Arriving to Saybrook

In October, I was invited to go screen East of Havana at Yale University located just outside of New York (in Connecticut). The screening was held by a young Cuban organization called CAUSA. It’s funny because after speaking to this crew of Cuban-American students, I noticed none of the students had ever been to Cuba. Somehow, during the one scene of the documentary where we see a mother crying over her son who fled the island, I heard sniffing and crying in the room. ALOT of it.

Saybrook College
(Saybrook)

After the screening, one of the young Cuban-Americans said she identified so hard with this scene, and explained how the Revolution split her family up. She couldn’t stop crying while speaking. I find it so interesting how deep this baggage is with Cuban-Americans. How the split has messed up people, 3 generations deep, on both sides. We all proceeded to talk for an hour in the Saybrook living room and together, it was a nice deep Q&A session with people of my culture.

Here’s responses from 2 of the students I met that day:

Did you learn anything new about Cuba after seeing this documentary?

Christian Vazquez (19 yrs old): Yes, I learned that Cuba was more devastated then I had imagined it to be. I also felt a connection to the island that I had never felt as much since my parents always talk about it, but since I was born here, and I’ve never been to it. I’ve never related to it entirely.

Jennifer Ramos (21 years old): I learned about the perspective of my contemporaries in Cuba. The story I always get from Cuba is that of my parents/grandparents which concentrates on the Cuba of yesteryear and is a very biased perspective. The documentary and tea brought forth a new way of understanding how current Cubans are perceiving life on the island.

...

As young Cuban-Americans, did you feel like you connected with the 3 young characters — Soandry, Magyori, and Mikki Flow?

Christian Vazquez: I felt a connection with the three characters because as a young person I could only imagine how frustrating it would be to live in such a regime that attempts to control everything, even your expression. They go to school but it seems that the Cuban government has drained them of the ambition they would have if they lived in a more free society.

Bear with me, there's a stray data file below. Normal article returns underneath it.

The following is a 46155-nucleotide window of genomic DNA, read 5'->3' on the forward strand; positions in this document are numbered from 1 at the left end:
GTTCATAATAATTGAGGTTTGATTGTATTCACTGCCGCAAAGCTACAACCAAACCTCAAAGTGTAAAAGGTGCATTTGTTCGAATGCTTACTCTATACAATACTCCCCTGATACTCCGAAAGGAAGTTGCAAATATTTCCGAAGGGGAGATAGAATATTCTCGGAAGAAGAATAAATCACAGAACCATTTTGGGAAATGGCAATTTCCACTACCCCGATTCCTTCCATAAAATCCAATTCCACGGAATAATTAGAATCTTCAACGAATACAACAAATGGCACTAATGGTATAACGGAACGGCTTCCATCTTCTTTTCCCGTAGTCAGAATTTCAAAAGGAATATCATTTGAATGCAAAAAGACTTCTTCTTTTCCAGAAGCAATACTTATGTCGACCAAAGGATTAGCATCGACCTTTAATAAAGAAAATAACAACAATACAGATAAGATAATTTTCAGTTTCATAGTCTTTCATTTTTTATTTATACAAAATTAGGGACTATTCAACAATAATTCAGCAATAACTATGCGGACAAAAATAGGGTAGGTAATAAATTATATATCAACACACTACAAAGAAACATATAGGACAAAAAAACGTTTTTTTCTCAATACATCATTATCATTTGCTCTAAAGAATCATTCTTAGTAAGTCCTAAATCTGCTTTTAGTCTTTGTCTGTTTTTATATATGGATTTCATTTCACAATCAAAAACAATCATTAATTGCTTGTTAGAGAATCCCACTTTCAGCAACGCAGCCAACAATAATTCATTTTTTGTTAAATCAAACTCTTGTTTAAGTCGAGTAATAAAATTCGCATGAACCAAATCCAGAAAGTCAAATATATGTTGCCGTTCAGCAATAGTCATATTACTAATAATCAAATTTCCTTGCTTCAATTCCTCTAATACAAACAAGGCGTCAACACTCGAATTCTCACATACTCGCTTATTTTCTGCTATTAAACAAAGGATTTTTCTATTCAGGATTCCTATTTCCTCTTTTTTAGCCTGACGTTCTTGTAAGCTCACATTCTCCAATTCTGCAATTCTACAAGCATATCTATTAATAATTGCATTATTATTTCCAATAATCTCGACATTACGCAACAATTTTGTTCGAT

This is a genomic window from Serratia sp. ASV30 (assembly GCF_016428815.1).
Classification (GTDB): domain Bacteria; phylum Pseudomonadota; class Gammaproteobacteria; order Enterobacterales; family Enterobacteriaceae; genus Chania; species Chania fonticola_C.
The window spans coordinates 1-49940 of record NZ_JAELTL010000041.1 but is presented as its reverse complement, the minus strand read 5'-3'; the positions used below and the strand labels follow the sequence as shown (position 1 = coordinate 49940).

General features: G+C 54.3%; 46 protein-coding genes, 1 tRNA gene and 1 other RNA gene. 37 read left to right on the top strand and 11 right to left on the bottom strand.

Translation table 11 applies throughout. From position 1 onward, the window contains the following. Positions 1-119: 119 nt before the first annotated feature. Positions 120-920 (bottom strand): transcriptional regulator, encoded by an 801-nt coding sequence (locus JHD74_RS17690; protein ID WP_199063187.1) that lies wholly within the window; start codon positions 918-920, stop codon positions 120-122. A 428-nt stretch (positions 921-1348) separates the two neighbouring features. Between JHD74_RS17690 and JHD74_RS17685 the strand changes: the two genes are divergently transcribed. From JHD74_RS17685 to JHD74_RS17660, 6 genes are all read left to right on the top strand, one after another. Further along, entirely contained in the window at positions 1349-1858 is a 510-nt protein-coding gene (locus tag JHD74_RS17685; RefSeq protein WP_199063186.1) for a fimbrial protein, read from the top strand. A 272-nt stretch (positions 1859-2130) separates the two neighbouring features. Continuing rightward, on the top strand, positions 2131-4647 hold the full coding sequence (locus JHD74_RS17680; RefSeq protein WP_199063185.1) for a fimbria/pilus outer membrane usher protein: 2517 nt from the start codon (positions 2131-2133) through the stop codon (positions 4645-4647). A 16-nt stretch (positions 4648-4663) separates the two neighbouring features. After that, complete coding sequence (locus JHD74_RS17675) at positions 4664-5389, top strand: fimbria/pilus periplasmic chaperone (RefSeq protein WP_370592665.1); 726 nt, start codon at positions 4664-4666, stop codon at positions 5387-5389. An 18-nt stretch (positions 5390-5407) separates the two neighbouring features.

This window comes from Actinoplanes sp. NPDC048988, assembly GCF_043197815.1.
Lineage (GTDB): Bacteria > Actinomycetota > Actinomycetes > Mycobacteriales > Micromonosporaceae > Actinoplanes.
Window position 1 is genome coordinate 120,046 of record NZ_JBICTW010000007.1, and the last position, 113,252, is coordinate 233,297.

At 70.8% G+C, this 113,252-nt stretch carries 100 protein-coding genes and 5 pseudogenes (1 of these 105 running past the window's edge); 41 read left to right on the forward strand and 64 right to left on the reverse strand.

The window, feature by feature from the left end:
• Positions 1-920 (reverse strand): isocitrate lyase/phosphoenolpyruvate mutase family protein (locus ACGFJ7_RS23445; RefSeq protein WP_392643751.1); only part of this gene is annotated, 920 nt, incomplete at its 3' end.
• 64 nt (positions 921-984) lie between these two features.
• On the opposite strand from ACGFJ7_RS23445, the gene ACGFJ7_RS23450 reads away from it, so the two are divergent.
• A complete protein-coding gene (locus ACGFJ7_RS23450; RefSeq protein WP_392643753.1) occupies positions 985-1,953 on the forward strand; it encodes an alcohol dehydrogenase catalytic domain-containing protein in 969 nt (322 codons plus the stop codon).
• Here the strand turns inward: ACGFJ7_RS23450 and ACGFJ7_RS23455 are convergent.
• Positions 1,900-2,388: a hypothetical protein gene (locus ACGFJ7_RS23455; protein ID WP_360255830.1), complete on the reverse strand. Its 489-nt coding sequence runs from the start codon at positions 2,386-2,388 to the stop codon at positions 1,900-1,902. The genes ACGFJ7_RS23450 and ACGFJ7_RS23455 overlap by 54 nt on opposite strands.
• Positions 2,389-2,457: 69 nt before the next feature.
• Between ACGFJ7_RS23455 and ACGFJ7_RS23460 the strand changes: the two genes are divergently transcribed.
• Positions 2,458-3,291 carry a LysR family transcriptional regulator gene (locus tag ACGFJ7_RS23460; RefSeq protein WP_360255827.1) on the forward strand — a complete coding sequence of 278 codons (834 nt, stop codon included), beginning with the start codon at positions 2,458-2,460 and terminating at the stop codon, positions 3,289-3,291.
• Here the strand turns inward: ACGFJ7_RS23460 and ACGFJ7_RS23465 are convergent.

Jennifer Ramos: I felt like I connected in the sense of certain cultural practices that translated so clearly into what I perceive as Cuban culture. For example, that bickering scene just brought back memories of being home. However, the three characters have lived such a different life from mine that it is hard to connect on a level beyond empathy. Perhaps this is because I don’t quite subscribe to even American hip hop culture.

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How many of you have been to Cuba? What are your thoughts about traveling there?

Christian Vazquez: I have never been to Cuba and I really want to go after having watched the film. I’ve always been curious to go but my grandparents would surely make a big deal about it as well as the older generations of my family. However, I had always kept it as something that I would do eventually, but after watching East of Havana, the film struck a chord with me that makes me want to see the island for myself.

Jennifer Ramos: I’ve never been back to the island nor has anyone on my father’s side of the family. We think about returning only because of the family members that were left behind but money is the main limiting factor — its expensive to travel to Cuba and our family simply cannot afford it. If I could afford to do so however, I think I would. I would love to explore the many places my family used to frequent and such. On an intellectual level, I would also really appreciate the opportunity to be able to learn more about Cuban Art and Religion from primary sources which is an interest of mine.

Louis Burgers!

Let’s move on to more shallow topics, shall we? Before I drove to the University campus, some Manhattanite friends (Yale graduates) implored me to do 2 things — If I were to go to Yale, I MUST have a burger at Louis and I MUST have a slice of pizza at Pepe’s. I just want to say for the record — MISSION ACCOMPLISHED. I came back to NY a happier woman after experiencing these 2 spots.

Pepe's Pizza
(Best Pizza Spot)

Pepe's Patrons
(These girls were eating Pizza on a Sunday at Pepe’s)

Pepe's

Arriving to Campus
(Time to go Home)

Brunch
(Breakfast Coffee + Recession Love)